"The Sweet Hereafter" is another denomination for paradise, as it is to be enjoyed in afterlife. In the Robert Browning poem about the Pied Piper, which is read by Nicole, the only child surviving the bus accident, one of the kids is lame and cannot follow the call of the Piper. It is therefore "bereft of all the pleasant sights they see" and henceforth has to endure the dullness of life in a town that has been deprived of all playmates.
The same happens to Nicole, who will be confined to a life in a wheelchair while the entire young population of the little town of Sam Dent, British Columbia, is now enjoying the pleasures of heaven. Her sadness is understandable, but it is equally plausible that it should lead to anger and the urge to revenge.
It is obviously the lawyer Mitchell Stephens that provokes her indignation. He can also be seen as a kind of pied piper, but not one whose commitment leads to the entrance of paradise. His goal is the fulfillment of earthly materialistic pleasures, and therefore he tries to persuade the relatives of the deceased children to file a lawsuit against the bus company for damage. In case of success, he would also benefit from the verdict and encash one third of the allocated sum.
The necessity of mourning for the bereaved ones has been substituted by sheer business matters, and the greed for money has become the new incentive. And it is Stephens who has to be blamed for that change of disposition.
But there is no compensation possible for the loss of human life. Nicole understands that and makes a fateful decision. Being chosen as a chief witness and asked in a pretrial-hearing about the circumstances of the bus accident, Nicole consciously gives a false testimony accusing the bus driver of having driven at excessive speed. Now the planned trial against the bus company cannot take place, and Mitchell Stephen's materialistic dreams are shattered.
Standing in clear opposition to the girl, whose desire it is to get access to heaven, that lawyer can truly be considered an advocate of hell. We get introduced to him when, right at the beginning, he is trapped in a car wash whose mechanism cannot be brought to a halt. It is here that he gets the first cellular phone call by his daughter Zoe who is equality trapped, as her drug addiction and her later-revealed AIDS infection has led her to a dead end of her life from which no deliverance route seems to be attainable.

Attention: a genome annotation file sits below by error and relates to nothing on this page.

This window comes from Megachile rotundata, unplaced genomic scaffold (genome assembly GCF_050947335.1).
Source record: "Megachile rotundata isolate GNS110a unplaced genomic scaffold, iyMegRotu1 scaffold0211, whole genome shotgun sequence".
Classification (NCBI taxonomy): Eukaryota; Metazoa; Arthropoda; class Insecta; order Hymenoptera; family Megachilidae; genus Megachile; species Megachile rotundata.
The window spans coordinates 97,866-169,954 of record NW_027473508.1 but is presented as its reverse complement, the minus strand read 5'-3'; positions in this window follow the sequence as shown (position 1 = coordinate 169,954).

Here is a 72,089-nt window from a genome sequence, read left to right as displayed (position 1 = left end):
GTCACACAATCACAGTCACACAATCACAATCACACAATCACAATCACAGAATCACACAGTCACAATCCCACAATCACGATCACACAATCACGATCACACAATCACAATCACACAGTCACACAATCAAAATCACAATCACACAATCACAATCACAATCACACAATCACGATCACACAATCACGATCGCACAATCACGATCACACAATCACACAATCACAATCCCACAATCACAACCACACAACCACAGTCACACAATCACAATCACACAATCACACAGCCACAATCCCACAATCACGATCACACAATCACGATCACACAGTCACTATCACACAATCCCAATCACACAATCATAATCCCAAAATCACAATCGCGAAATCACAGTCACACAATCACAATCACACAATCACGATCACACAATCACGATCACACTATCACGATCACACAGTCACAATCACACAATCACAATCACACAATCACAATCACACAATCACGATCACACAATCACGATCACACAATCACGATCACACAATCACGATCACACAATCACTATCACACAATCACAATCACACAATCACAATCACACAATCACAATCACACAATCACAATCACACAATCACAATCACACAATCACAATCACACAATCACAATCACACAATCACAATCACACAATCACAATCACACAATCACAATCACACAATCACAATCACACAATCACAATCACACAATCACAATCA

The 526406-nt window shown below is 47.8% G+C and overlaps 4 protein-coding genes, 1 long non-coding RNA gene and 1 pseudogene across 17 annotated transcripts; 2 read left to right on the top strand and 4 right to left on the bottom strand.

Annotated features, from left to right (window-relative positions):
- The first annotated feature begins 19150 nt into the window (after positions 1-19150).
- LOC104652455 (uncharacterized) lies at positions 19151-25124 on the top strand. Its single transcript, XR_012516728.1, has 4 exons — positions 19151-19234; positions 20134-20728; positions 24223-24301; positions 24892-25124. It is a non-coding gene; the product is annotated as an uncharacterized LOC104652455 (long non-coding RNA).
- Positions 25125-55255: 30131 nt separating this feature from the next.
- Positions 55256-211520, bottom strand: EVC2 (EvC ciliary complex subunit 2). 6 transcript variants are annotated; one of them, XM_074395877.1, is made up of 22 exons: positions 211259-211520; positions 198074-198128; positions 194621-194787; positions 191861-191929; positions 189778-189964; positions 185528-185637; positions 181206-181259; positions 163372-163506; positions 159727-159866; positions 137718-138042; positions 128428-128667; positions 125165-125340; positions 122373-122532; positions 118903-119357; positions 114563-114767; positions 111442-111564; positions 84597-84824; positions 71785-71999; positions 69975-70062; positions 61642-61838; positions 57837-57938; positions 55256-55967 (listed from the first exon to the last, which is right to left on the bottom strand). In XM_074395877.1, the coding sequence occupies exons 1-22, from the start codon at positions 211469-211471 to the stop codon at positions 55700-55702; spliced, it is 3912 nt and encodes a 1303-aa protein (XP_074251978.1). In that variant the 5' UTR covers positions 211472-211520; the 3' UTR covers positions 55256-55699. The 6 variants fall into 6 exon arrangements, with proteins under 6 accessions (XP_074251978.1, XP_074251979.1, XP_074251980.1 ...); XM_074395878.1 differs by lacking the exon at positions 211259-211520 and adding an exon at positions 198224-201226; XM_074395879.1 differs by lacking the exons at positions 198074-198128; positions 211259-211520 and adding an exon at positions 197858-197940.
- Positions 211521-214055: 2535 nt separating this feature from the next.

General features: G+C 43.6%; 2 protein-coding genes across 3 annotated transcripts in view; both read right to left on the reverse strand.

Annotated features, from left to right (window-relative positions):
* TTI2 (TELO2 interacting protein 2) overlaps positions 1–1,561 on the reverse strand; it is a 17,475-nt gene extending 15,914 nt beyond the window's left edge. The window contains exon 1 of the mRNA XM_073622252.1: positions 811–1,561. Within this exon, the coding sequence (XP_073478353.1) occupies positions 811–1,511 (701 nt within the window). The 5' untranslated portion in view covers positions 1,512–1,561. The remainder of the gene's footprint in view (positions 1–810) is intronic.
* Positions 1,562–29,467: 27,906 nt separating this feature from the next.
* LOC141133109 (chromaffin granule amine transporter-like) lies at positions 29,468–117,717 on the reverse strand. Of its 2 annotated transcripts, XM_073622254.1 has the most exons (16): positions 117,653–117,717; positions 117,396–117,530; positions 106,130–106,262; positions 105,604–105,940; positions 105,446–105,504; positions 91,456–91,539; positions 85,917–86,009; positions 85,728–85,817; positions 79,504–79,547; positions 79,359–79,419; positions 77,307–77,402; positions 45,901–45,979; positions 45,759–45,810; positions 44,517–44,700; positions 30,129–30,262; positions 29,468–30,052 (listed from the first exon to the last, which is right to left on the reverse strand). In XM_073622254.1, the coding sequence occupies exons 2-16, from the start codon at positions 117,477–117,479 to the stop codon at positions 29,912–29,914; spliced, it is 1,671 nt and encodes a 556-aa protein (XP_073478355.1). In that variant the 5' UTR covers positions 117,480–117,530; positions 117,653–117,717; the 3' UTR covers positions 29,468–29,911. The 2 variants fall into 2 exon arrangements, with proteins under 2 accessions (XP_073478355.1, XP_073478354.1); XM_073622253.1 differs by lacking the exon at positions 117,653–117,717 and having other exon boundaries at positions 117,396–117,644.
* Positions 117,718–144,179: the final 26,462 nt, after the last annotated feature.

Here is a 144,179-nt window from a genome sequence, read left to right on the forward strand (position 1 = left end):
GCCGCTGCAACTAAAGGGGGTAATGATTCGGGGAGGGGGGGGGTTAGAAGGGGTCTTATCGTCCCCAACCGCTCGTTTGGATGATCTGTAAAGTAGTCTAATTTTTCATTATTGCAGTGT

Certainly her father can do nothing to help her. When Zoe, whose name ironically means "Life", tries to contact him, we can see that her phone booth is located in a rundown area of a larger city - an image that can be seen as a metaphor for the desolation of her inner state of mind. She addresses herself to her father out of utter helplessness, and it is deplorable to see that he is unable to respond. The only thing he can do for her is to "accept the charges" for the call - another indication of a mind set only on materialistic issues but not prepared to offer the much needed spiritual help.
Zoe nevertheless does make an attempt. She reminds her daddy of a childhood memory when they both were inside a car wash and she "started playing with the automatic window" - a story that, if we accept the car wash as an image for hell, reveals her strong desire of escape and thus approximates her character to the children willingly seduced by the Pied Piper.
However, Mitchell Stephens is incapable of establishing a meaningful communication with his daughter - he thinks that she is merely "calling for money". It is only much later that he comes to a heart-breaking insight. When accidentally meeting a former childhood friend of Zoe on an airplane, he recalls another memory from the past, this time when his then three-year-old daughter nearly died from a spider bite. Although he does not clearly reveal it, the spectator senses that Zoe has now finally succumbed to her drug addiction - and therefore become just another victim of the Pied Piper's power of attraction.